Umm I grew up riding in the NE and snow has never not been spotty there in November, in fact any resort open in November is AHEAD of schedule, and Colorado is having one of it's best season on record. This has nothing to do with the industry. A shitty wanna be global warming article that means nothing. Don't get me wrong, I'm not arguing against global warming but A: this is a crazy inaccurately written piece, and B: Has nothing to do with this thread.

PS. I have been studying global warming and the environment for years, please don't post poorly written articles like this for no reason, they are bull shit. There are plenty of great, well written articles without made up facts that talk about global warming danger. We need to care for the environment but not at the risk of fake propaganda pieces.These mass medias attempts to get the uniformed public to overreact and respond to their news are a disgrace to real journalists and scientists everywhere.
Lol. Just Lol.
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Old 01-23-2014, 01:02 AM   #8 (permalink)
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Well, I know a few brands that are having pretty amazing years. One has been around a while and is now selling out of most of their boards where over the past few years that was unheard of....
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Old 01-23-2014, 01:07 AM   #9 (permalink)
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I want to know where the idea CO is having one of its best seasons on record came from. We're having an average season at best. I can go take some pics of Breck tomorrow if I feel to be bothered that will show a different interpretation of what you believe this "record" year is looking like. Sure we got 7 feet of snow from the 1st to the 15th and now we're just baking in the sun with a lot of it being windswept as well.

Snowfall directly effects the snowboard industry. The last three years have raped the industry in ways most people won't notice unless they actually work in it.

All one has to do is look at California right now and see how bad off Tahoe, Mammoth, and the Sierras in general are. Europe isn't fairing too well either. How do you think that's going to help the industry? It's not we're going to have more backstock sitting around, shops grey marketing, and a slew of other problems.

But to go back to the original points. Snowboarding is not making a comeback, it's numbers are not increasing. What you're seeing is the aftermath of the culling of the herd. Bigger brands have downsized, closed off divisions, sold brands, etc. etc. This has allowed for a gap window for smaller brands to come in. Are all these smaller brands good? No, most of them are catalog brands that went to a factory, pulled some specs, and slapped their graphics on the board all while shoving "putting the fun back in snowboarding" or "by snowboarders for snowboarder" and then the pinnacle of greatness in marketing "hand made" sometimes in the U.S. sometimes not down peoples throats. Three severely repackaged marketing tactics that most people won't see through because they want something "new" when in fact it's the exact same board as 10 other companies minus the graphics.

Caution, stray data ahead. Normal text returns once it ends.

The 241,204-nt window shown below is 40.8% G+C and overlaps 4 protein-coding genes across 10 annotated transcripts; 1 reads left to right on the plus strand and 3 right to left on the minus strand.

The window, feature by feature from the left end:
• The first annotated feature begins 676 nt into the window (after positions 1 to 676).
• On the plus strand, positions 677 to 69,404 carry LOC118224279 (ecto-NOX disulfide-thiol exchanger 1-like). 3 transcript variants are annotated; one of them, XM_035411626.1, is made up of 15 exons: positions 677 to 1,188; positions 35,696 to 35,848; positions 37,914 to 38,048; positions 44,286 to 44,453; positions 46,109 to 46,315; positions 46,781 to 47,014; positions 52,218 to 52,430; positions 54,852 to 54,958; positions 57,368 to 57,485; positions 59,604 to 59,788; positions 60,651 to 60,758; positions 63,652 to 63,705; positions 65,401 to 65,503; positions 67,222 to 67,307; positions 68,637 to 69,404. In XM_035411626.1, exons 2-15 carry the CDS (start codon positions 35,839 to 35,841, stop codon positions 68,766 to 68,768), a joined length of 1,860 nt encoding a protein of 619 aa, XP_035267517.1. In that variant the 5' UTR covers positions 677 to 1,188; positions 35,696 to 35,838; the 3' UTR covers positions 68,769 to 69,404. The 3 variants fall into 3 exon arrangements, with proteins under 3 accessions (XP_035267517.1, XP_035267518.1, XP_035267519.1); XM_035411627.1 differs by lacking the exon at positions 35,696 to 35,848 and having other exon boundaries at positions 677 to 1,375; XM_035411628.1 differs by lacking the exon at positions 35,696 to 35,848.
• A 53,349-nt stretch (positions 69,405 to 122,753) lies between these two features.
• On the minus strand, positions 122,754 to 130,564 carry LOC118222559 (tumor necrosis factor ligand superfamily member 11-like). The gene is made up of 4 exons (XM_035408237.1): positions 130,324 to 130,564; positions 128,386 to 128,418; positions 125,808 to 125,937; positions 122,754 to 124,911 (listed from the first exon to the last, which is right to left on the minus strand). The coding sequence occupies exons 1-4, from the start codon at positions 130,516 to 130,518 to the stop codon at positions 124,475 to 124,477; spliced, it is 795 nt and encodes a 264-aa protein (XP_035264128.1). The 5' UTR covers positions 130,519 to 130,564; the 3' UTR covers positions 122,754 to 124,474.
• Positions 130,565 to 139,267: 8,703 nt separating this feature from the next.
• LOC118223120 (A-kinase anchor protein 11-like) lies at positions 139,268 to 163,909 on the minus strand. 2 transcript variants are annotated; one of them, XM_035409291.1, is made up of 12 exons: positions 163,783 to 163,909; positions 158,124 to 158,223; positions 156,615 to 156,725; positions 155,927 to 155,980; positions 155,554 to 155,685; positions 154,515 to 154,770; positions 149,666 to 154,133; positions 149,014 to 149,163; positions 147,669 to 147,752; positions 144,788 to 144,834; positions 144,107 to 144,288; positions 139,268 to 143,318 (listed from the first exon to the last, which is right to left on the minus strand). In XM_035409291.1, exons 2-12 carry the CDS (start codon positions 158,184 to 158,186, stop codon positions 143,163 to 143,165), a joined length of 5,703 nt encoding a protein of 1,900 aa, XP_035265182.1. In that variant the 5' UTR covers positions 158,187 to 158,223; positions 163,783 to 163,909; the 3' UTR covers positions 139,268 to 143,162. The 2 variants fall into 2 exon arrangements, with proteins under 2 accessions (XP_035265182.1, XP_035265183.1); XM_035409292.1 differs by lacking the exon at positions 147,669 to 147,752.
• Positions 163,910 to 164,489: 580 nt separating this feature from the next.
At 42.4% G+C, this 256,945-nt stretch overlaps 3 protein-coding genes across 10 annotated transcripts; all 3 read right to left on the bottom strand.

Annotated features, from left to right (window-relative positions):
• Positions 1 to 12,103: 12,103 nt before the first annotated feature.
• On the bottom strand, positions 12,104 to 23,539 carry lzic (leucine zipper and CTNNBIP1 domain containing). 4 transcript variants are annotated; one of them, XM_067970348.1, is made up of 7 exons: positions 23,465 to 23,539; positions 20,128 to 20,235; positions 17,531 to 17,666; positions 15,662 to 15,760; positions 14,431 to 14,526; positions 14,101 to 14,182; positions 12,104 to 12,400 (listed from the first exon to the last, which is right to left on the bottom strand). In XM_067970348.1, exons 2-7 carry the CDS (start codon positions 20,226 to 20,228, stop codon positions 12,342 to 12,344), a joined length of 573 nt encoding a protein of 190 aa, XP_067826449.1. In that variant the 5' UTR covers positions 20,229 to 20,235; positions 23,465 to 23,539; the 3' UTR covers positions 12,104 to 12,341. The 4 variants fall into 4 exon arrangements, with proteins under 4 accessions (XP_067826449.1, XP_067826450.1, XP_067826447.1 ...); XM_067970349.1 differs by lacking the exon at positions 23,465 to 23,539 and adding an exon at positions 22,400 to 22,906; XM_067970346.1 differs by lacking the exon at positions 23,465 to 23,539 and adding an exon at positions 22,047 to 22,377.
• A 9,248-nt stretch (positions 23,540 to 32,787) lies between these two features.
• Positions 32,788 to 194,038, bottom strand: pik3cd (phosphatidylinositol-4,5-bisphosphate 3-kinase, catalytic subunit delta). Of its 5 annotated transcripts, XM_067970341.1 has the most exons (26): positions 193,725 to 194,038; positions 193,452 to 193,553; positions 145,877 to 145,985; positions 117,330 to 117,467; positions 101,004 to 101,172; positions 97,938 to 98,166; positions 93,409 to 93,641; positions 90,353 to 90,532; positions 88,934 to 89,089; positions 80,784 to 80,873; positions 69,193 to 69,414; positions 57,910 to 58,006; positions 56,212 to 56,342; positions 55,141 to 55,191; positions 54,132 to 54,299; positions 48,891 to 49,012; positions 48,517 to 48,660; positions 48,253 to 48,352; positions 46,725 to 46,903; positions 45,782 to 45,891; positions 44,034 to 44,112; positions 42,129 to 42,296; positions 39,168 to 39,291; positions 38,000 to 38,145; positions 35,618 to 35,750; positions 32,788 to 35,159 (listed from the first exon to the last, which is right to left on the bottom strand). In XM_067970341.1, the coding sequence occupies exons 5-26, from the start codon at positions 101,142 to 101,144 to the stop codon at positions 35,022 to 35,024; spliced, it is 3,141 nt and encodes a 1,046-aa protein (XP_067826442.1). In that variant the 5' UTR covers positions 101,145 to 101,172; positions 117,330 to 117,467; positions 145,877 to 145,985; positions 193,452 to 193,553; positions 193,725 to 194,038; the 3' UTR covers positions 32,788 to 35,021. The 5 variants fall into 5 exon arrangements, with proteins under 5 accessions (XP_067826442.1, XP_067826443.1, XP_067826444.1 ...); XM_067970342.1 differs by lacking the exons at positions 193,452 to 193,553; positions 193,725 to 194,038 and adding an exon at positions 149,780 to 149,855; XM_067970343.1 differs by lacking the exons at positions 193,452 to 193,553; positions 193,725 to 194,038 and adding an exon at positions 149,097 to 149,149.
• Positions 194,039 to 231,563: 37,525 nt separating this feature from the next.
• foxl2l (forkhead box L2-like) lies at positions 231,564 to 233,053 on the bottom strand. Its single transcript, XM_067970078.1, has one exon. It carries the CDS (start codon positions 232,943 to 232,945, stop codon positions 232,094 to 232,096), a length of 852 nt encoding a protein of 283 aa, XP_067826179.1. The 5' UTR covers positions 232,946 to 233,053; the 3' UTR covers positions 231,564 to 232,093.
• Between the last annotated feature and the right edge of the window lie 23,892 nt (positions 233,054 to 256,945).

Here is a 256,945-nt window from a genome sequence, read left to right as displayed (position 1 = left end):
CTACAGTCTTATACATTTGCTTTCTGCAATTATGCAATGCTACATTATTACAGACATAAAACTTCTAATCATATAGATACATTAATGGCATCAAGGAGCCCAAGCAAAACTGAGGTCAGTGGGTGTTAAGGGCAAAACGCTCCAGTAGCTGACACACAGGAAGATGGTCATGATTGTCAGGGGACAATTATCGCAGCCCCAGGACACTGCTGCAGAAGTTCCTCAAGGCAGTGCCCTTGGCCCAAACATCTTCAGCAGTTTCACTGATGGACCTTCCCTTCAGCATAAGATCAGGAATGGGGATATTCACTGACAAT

Every year there are tons of new brands that try to enter the marketplace, some have mediocre success and occasionally some hit lightening in a bottle. Still I ask anyone that pays attention to this, where are these brands at the year 5 phase of their business? Most are gone, dwindling, or being sold off to be bastardized and used as a pricepoint brand.

You want to talk about snowboardings comeback, then look at the SIA floor map. How many empty booths do you count on that interactive map? I gave up counting after 20. They claim visitation numbers to the show are up and that they're turning away brands due to a lack of space.

Seeing numbers from OEM factories about the amount of units produced is rather hilarious too. Company x claims they're making 10k units in the factory, real number is somewhere about 10% of that. Why? No one is buying.

The cold harsh truth of it is that free skiing is cooler amongst kids and they're taking to that. Snowboarding is still marketing to the 22 and under crowd on a percentage level it shouldn't while the biggest age demographic with the most expendable income has moved on from snowboarding to other interests because it isn't being marketed towards them. The teens to early 20 somethings from the mid to late 90's and early 2000's have moved on to start families and careers. They are that generation gap that is gone and that will hopefully one day come back when it allows.

You want to see snowboarding make a comeback then do your part to help the environment, do your part to support companies that actually support snowboarding, same thing with shops, same thing with the snow media, and above all else get as many people as possible hooked on the idea of snowboarding. Then, maybe then, we'll see a comeback.
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Old 01-23-2014, 01:15 AM   #10 (permalink)
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I've been in Canada but when I went back to Colorado for the Holidays it didn't seem much better than the last few years at this time.



I think it was because life sucked in 2008 for most people. We can afford to have fun again!